Schedule super quick meetings just to check in with colleagues. Read more. And try to fit “moments of transition” into your daily schedule.
Those are some tips from Microsoft CEO Satya Nadella to help manage well-being with the new WFH lifestyle.
Nadella spoke this week at the Wall Street Journal’s CEO Council. He said he’s focused on three major considerations of how the nature is work is changing amid the pandemic: how collaboration happens, how learning happens inside companies, and how to ensure employees aren’t burning out.
The last point has become even more important over the past several months as workers conduct multiple meetings per day via video and don’t have the same interactions with colleagues at a physical office. Microsoft studies show that people are now working after hours and on weekends more frequently, and that remote work is leading to more stress and mental fatigue.
Nadella said people can get more tired because of the concentration required during video calls. That’s why Microsoft earlier this summer rolled out the new Microsoft Teams “Together” mode, a feature for video meetings that places participants against a shared virtual background, out of the traditional grid view, to help create the perception of sitting together.
Nadella also called out the new “virtual commute” feature for Teams, which uses automation tech to help users close out tasks and designate work for the following day, log their sentiment about the work day, and direct them into a guided meditation process. Microsoft said its research finds that the blurred lines between work and home are hurting remote workers’ feelings of well-being.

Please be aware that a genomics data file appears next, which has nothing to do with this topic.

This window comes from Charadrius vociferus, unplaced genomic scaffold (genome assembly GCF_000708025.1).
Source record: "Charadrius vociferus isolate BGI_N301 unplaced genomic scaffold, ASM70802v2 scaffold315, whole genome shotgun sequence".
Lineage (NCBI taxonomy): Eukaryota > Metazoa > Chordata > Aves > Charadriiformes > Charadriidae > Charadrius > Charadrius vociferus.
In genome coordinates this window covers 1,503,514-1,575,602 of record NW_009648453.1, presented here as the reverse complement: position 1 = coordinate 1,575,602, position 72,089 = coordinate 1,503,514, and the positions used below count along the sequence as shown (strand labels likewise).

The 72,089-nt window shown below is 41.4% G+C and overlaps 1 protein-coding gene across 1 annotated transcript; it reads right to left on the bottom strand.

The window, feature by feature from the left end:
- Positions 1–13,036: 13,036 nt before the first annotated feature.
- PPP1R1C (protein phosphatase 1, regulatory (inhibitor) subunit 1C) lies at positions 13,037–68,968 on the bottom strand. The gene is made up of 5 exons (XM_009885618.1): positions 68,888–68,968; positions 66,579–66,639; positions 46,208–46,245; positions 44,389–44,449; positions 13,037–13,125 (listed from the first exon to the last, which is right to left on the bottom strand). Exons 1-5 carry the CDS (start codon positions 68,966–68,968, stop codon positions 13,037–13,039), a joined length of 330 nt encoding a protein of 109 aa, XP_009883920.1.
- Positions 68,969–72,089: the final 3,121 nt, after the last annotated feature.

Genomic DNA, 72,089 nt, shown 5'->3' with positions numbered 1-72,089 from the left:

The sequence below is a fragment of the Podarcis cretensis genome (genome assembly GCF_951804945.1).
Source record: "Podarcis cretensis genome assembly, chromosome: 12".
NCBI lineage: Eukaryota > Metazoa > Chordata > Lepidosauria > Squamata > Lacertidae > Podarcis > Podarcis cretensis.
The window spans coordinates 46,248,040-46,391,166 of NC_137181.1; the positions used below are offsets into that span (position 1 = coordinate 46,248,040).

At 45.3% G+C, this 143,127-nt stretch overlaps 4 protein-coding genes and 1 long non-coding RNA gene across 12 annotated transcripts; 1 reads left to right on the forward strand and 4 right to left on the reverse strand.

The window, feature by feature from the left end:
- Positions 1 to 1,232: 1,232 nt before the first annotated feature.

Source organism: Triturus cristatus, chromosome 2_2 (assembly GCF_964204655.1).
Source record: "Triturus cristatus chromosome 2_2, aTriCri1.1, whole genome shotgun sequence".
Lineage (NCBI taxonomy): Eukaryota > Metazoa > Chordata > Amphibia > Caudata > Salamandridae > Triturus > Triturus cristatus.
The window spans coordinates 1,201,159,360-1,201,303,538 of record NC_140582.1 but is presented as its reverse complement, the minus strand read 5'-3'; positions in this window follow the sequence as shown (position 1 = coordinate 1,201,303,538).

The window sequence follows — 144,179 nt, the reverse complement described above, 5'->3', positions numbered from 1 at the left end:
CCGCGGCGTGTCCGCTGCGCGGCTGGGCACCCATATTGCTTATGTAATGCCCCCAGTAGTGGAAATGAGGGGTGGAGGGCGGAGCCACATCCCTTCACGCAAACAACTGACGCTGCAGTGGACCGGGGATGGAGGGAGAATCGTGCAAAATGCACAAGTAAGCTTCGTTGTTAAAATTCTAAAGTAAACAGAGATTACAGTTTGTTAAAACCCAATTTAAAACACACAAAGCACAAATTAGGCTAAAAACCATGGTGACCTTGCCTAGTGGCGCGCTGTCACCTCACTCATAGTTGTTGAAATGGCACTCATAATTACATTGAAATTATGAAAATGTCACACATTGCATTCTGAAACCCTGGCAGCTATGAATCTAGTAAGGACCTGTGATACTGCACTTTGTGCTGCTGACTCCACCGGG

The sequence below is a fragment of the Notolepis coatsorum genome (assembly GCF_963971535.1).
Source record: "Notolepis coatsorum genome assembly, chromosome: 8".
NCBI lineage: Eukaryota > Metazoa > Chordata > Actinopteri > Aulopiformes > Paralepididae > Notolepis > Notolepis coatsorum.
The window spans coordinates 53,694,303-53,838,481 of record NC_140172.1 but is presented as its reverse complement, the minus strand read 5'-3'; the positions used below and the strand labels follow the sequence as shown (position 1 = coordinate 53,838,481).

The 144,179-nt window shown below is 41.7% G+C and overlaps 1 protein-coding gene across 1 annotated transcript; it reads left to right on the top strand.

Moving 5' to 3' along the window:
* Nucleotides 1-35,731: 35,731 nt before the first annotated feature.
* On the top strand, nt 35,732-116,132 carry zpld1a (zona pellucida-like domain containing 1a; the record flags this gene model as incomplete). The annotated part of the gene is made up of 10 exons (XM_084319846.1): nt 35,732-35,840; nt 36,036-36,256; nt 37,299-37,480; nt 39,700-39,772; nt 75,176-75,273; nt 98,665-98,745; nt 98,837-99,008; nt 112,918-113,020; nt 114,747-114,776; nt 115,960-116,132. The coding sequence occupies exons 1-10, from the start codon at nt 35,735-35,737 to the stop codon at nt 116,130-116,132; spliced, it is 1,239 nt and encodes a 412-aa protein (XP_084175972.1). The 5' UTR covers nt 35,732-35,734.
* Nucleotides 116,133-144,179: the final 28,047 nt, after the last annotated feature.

Whether it’s the bus ride to and from work, or even walking down a hallway for your next meeting, there are fewer “transition times” during the day for workers, especially those that schedule back-to-back video calls. There aren’t as many “cognitive breaks,” Nadella said.
Previously: Microsoft CEO Satya Nadella warns about the consequences of embracing remote work permanently
The CEO said he’s trying to learn more about these “transitions.” He’s heard people say WFH sometimes feels like sleeping at work.
“If that is the case, how do you have the transition?” he said. “Do you actually have dinner with the family, or are you booked for one more meeting? In some sense it requires even more attention personally to your schedule so that you really do book in those moments of transition.”
With people no longer working together at the office, “we’re burning some amount of social capital,” Nadella also noted, as we lose natural places to run into colleagues and chat. To recreate those interactions, Nadella recommended scheduling short video meetings.
“The one thing I have definitely done a lot is to have very short meetings to be able to connect with people,” he said.
Asked how he’s tried to build in a level of normality and not be tied to notifications or browsing feeds all day while working from home, Nadella said he’s trying to do more “deep reading.” He said he’s using Microsoft’s new dual-screen Surface Duo phone, with a reading app on one screen all the time.
“In this abundance of computer-mediated work, what is scarce is how you allocate your attention,” he said. “So it’s being more thoughtful about it. The days when I get it right, I know I have a better sense of well-being.”
Microsoft was one of the first companies to shift its tech workforce remotely when the coronavirus hit and will likely continue to pioneer flexible arrangements for employees. Other tech giants such as Twitter and Zillow said they’ll allow employees to work from home indefinitely.
“It’s probably best not to get overly dogmatic,” Nadella noted today. “…We need to be more grounded in the flexibility that every one of us needs in order to deal with the unexpected in our lives.”